Community Transport in the Dulais Valley

Community Transport in the Dulais Valley

Community Transport in the Dulais Valley

The Dulais Valley is a former coal mining area within the borough of Neath Port Talbot. In 1996 research was carried out to identify the priorities for community regeneration . Public transport emerged as the number one issue. A business plan was put together by the Dulais Valley Partnership with support from the local council and from Neath Port Talbot CVS. Funding was obtained to employ a part time worker and a vehicle. Volunteer drivers were sought. The scheme got off the ground, small scale, and targeting those most at risk.

By 2001 there were two vehicles, a part time co-ordinator and administrator and nine volunteer drivers. With additional funding the scheme expanded, increasing its geographical reach and acquiring a vehicle which could accommodate a wheelchair. The growing demand for transport services now included evenings and weekends. Whilst volunteers were happy to give their time when they could, they did not feel able to cover the unsocial hours that were increasingly required. Additional paid staff were taken on, some as drivers and others to develop and manage service contracts with the local authority.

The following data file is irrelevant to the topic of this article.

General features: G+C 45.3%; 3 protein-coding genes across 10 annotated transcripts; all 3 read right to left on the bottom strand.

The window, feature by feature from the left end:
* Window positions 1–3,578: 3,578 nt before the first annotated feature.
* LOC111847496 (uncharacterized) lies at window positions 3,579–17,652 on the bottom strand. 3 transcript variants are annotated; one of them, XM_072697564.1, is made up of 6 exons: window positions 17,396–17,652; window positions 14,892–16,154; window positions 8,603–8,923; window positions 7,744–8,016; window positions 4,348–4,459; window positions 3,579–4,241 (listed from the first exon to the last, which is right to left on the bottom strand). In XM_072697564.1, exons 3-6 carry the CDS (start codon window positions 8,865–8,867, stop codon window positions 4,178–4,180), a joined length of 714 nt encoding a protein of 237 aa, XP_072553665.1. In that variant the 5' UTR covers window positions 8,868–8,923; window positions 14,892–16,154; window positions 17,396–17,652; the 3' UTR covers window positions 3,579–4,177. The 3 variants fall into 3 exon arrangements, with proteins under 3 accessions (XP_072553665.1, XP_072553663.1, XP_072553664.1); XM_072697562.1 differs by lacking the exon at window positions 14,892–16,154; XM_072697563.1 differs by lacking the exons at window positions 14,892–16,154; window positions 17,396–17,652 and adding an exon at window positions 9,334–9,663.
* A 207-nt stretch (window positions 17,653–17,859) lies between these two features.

Eventually the transport project was separated from the Dulais Valley Partnership and established with its own management board and constitutional identity. Advice was obtained from many parties, including the Unison representative and the local authority, on the process of consultation with staff and volunteers and the establishment of an independent organisation.

The Dulais Valley now is proud to have its own integrated transport service, involving 21 different vehicles including cars, minibuses and disabled-friendly people carriers . It is run by five office staff who oversee management and operational sides of the project, with 17 paid drivers and 14 volunteer drivers.

The service is still expanding, having recently received grant funding to pilot a shopping scheme for the elderly, as well as a substantial sum from the Deprived Areas Fund to run the ‘Moving On’ scheme aimed at transporting people back to employment, training or work-related volunteering. In addition to the figures above, the Moving On project employs four full-time office staff, nine drivers and operates eight leased vehicles.

Dulais Valley partnership

Neath Port Talbot

October 2010

WCVA/ Wales TUC Charter. Case Study. 2011